[ This article was first published in the September, 2004, issue of
Larry’s Monthly Final Cut Studio Newsletter. Click here to subscribe. ]
Trimming is the process of getting rid of extra frames around the edit point in order to make your edit flow smoothly. Trimming is essential to editing. So essential, in fact, that Final Cut provides a number of different ways to trim. This technique highlights some of these options.
The venerable Arrow tool (shortcut: A) is the first choice for beginning users because they already know how to use it. The problem with using the Arrow tool to trim is that you can’t make an In start earlier, nor extend an Out, when the clip you want to trim is sandwiched between two other clips. For that, you’ll need to use a more specialized tool — the Ripple or the Roll tool.
The Ripple tool (shortcut: RR) allows you to change one side of an edit point — either the In or the Out, but not both. This is the tool to use when you need to adjust the timing of one shot without making any changes to the other shot — for instance, if you are cutting from a wide shot of someone walking up to a door to a tight shot of them walking through the door, you would use the Ripple tool to make sure the actor’s position matches between the Out and the In.
The Roll tool (shortcut: R) allows you to simultaneously change both the Out and the In so that you can adjust the timing of the edit point. For instance, in the example from the last paragraph, you would use the Roll tool to move when the edit occurs — just before she walks thru the door, just as she is walking through the door or just after she walks through the door.
A Ripple always affects the duration of your Timeline, A Roll never affects it. A Ripple only changes one side of the edit point, a Roll changes both sides.
In this technique, I’ll show you several different ways you can create Ripple and Roll edits — some with the keyboard and some with the mouse.
(As a side note, trimming always works better with Snapping turned off. Go to View > Snapping, or use the shortcut: N).
From my point of view, an edit point has three sides: the Out of the out-going clip, the In of the in-coming clip and both the In and Out.
Because you have these options, there are a variety of techniques to use to select an edit point:
- Select the Ripple tool (shortcut: RR) or the Roll tool (shortcut: R) and click the edit point you want to adjust (In, Out or Both).
- Position the playhead near an edit point and type the letter, V. The playhead jumps to the nearest edit point (either earlier or later in the timeline). Then, type the letter U to toggle between selecting the In, Out or Both.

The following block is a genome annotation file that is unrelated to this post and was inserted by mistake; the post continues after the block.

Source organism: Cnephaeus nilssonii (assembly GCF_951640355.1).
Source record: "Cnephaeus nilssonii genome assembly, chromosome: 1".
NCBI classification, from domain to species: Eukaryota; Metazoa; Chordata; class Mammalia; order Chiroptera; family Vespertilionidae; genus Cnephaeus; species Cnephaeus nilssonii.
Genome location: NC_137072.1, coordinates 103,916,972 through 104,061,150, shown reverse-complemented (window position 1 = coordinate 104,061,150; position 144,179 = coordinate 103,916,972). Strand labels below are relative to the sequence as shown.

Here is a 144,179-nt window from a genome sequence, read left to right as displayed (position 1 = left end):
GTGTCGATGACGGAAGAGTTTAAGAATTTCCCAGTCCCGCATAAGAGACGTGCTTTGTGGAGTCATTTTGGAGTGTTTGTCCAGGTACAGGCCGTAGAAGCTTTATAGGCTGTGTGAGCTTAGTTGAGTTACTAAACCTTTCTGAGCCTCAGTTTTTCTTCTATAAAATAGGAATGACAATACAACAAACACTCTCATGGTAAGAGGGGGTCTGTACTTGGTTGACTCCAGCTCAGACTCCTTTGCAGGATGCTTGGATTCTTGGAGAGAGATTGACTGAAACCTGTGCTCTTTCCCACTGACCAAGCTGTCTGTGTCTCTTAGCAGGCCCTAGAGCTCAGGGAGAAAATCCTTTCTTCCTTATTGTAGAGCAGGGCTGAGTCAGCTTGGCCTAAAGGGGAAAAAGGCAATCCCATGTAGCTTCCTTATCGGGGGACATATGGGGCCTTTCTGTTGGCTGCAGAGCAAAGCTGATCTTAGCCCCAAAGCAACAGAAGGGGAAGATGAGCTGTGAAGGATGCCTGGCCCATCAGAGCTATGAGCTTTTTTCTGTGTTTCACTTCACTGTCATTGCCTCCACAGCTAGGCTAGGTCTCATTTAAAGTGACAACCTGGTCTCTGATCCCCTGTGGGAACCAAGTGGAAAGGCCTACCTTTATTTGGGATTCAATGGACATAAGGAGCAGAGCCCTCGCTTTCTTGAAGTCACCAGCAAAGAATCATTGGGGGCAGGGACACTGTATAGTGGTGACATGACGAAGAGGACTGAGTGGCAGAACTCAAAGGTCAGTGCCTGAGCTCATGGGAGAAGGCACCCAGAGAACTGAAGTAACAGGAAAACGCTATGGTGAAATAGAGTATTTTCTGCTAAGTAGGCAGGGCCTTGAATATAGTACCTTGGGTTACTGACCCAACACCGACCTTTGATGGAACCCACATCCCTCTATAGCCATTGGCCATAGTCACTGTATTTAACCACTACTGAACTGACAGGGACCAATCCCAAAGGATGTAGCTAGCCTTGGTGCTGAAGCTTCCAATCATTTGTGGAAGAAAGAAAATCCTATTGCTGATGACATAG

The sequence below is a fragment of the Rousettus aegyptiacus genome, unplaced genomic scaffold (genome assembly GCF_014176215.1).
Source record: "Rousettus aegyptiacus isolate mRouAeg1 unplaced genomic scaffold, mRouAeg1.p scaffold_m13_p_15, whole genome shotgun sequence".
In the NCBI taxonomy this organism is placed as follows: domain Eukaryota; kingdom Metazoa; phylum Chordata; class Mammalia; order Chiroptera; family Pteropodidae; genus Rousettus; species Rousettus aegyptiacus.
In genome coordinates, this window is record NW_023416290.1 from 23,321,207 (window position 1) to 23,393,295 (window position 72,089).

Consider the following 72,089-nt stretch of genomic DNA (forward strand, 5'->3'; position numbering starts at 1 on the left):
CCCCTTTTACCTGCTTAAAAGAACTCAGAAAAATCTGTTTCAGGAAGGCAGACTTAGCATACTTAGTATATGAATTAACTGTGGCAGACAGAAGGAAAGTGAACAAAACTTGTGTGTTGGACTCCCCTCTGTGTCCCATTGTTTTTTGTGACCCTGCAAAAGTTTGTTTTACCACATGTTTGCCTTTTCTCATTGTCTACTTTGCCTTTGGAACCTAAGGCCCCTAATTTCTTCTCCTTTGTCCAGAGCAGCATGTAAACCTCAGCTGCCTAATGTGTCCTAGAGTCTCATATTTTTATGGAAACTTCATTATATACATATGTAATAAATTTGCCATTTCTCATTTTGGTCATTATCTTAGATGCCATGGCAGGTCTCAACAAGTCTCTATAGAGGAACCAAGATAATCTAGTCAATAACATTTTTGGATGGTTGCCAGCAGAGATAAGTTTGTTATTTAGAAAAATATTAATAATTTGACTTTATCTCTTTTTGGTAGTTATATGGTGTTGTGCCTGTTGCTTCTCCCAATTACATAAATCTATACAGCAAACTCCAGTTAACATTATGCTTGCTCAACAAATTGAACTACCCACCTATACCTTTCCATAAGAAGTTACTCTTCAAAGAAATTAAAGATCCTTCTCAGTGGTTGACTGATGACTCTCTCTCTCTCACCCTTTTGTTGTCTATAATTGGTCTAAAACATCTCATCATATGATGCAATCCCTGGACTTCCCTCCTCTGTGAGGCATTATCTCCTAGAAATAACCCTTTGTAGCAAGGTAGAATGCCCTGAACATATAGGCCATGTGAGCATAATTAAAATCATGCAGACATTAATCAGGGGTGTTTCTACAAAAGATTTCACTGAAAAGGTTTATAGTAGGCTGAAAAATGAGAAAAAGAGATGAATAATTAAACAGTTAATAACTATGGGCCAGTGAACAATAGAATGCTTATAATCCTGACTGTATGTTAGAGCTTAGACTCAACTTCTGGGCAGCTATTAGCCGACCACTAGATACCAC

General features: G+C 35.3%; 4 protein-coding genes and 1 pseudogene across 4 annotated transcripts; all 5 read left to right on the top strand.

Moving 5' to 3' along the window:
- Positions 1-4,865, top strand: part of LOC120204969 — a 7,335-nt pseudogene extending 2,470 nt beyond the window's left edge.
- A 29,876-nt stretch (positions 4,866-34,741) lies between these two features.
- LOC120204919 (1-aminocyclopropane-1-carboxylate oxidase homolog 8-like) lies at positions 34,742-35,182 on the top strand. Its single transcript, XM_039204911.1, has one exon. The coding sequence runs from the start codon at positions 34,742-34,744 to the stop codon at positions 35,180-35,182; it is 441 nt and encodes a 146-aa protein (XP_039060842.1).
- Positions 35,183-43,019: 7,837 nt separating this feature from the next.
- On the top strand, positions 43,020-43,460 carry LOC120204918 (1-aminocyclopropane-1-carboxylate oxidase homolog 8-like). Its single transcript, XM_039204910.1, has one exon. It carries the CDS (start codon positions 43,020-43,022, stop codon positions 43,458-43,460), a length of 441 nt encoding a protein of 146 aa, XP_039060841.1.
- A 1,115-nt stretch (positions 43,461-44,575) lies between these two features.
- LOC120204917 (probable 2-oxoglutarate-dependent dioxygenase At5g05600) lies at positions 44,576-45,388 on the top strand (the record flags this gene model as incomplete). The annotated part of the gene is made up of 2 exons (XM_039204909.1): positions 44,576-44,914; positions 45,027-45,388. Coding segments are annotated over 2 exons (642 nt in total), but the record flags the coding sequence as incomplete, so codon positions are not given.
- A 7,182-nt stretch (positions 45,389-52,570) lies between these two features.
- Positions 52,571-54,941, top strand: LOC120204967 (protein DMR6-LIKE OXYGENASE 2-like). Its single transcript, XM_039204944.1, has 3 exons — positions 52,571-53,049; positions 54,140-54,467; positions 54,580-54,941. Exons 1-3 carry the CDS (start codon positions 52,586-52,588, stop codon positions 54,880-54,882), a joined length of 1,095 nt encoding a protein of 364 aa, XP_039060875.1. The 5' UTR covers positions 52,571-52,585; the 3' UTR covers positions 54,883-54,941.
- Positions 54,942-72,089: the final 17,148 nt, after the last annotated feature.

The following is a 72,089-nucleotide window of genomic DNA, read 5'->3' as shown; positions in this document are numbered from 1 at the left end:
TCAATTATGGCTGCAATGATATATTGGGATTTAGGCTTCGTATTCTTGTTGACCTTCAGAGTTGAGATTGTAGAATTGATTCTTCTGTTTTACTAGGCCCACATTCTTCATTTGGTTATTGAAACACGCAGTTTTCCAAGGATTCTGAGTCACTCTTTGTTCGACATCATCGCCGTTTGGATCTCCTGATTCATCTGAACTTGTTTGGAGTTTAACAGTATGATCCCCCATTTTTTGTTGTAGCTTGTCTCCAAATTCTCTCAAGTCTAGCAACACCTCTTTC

- With an edit point selected, press the Up or Down arrow keys to jump to the next/previous edit point. When an edit point is selected, the Up and Down arrow keys will select it in the same manner.
As with selection, there are a variety of ways to adjust an edit point. As with all trimming, handles are critical. No handles means no trimming. Handles are extra video before the In and after the Out.
(To see if a clip has handles, double-click it to load it into the Viewer. Video before the In is an In-handle, and video after the Out is an Out-handle.)
To adjust the edit point:
- Drag it with the mouse
- Type the comma key to move the edit point earlier, or the period key to move the edit point later
- Press the Plus ( + ) or Minus ( – ) key on your keyboard, then a number, followed by the Enter key. (For instance, – 20 Enter.) This moves the selected edit point an amount of frames equal to the number you just entered; in this case, 20 frames.
When you are done adjusting, preview your edit by typing the Backslash ( ) key. The playhead will back up a few seconds, play through your edit, and stop.
I just finished teaching edit point trimming to one of my Introductory Final Cut Pro HD classes when Laura, one of my students, pointed out another trimming technique:
- Select an edit point (In, Out or Both) and type Left bracket to move earlier one frame, or Right bracket to move later one frame.
- Now, hold down the Shift key. Shift+Left bracket trims the edit point back (to the left) 5 frames.
- Type Shift+Right bracket and the edit point moves forward (to the right) 5 frames.
The amount of frames you you move when holding down the Shift key is determined by the Multi-frame Trim Size text box, located in Final Cut Pro HD > User Preferences > User Settings > Editing tab. The default setting is 5 frames.
After some additional testing, we also discovered that:
- Shift+Option+Left or Right arrow does the same thing
- And, for that matter, so does Shift+Comma and Shift+Period.
Whew! That’s almost too much of a good thing — and all these shortcuts don’t even include the Trim Edit window, which I’ll cover another time.
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